But Cody’s history is, well, history. What do these past two seasons say about his future performance? I did some projections and am here to tell you exactly what I think.
One of the biggest advantages in projecting Cody is his predictability. The last two seasons, encompassing 1110 PA’s, Ross has accumulated a .343 wOBA, and he’s basically accomplished this value in the same way both seasons. Check out the similarities in the batting lines.
2008: .260/.316/.488, 6.7% BB%, .217 ISOadj, .299 BABIP, .345 wOBA
2009: .270/.321/.469, 5.7% BB%, .197 ISOadj, .306 BABIP, .342 wOBA
A few more walks, a bit more power in rate terms in 2008, but essentially Ross was the same type of player receiving the same type of luck and, as a result, producing the same type of production. Ross will never be a patient hitter, he’ll swing at a lot of pitches (47.6% Swing%, 28.6% OSwing%), but when he hits one he can take a long way. He’s mostly a fly ball hitter, either getting line drive contact or sending in the air usually. After two seasons of this production, there is some sentiment that is what Ross probably is as a hitter. After doing a projection and regression with 220 PA’s of league average wOBA, I got a value of .344 as Ross’s projected wOBA, which is right along what I would expect and what the team probably thinks is Ross’ level of production given his last two seasons. Giving him around 600 PA to work with, given that Fredi seems to think Ross is a poor hitter and deserves to be at the bottom of the lineup, that makes his offensive worth at around seven runs above average before park adjustment. After adjusting, you might expect something like eight runs above average.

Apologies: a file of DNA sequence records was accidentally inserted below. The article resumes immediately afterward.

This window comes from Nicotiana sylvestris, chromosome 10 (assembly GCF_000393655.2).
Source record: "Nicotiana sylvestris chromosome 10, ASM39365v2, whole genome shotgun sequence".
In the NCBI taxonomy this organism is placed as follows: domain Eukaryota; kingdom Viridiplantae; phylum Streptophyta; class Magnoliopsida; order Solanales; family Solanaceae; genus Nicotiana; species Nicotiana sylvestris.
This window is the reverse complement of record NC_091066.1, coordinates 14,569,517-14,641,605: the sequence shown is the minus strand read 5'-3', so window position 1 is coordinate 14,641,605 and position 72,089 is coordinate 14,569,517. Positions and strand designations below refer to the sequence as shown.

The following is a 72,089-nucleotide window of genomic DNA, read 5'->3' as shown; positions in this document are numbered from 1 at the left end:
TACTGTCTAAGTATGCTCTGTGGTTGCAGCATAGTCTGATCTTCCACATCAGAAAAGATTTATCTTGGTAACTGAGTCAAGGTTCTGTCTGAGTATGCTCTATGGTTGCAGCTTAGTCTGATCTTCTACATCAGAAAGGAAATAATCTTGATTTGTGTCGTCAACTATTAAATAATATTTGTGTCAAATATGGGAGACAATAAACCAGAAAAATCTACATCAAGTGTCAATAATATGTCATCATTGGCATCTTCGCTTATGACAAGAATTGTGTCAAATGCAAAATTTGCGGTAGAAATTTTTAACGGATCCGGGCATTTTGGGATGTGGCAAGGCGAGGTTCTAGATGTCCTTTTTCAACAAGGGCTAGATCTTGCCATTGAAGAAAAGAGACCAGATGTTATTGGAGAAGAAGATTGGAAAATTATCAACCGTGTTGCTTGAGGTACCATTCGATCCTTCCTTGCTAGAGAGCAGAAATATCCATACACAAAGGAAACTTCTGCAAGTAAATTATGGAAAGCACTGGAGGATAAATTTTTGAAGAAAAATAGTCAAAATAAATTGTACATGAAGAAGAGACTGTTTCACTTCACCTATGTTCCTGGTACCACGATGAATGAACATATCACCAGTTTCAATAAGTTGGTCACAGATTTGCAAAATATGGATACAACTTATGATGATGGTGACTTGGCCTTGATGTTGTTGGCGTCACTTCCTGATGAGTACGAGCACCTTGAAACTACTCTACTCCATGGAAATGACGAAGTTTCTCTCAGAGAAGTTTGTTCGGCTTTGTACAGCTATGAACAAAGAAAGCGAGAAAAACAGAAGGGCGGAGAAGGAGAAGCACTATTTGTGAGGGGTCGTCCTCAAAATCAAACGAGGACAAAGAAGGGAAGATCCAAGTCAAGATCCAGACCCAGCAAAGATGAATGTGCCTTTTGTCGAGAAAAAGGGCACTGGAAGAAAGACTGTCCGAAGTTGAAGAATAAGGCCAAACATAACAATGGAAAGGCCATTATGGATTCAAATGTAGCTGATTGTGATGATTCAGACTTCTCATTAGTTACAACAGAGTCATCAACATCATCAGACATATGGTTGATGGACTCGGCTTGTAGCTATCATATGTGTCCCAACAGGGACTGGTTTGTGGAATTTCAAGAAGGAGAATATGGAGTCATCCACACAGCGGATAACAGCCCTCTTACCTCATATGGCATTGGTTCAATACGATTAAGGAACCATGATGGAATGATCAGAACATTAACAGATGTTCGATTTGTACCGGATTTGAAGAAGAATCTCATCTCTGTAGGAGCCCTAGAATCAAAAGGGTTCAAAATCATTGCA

The defense is far more difficult to quantify. One primary problem is that we’re still not sure where exactly Ross will stick in the outfield. All accounts at the end of the season penciled Ross, if he was still on the team, in one of the corner outfield spots thanks once again to Cameron Maybin’s occupying of center field. With Maybin’s hot streak at the end of the season, the team would like to think that he is ready to man that position, moving Ross to the corners, where he has shown to be a bit better. I did projections based on the last four seasons on both positions, using my usual weighting of UZR, TotalZone, and the Fans Scouting Report data converted into runs. After regressing those projections (5/4/3/2) with 100 defensive games of average outfield output, I got Ross at +1.8 runs per 150 games in the corners and -0.3 runs in center field. This jives fairly well with my opinions of Ross’ defense, though I think that the center field projection may be a tad high. Nevertheless, for the moment, let’s presume Maybin sticks in center field and Ross plays his full season in right or left field.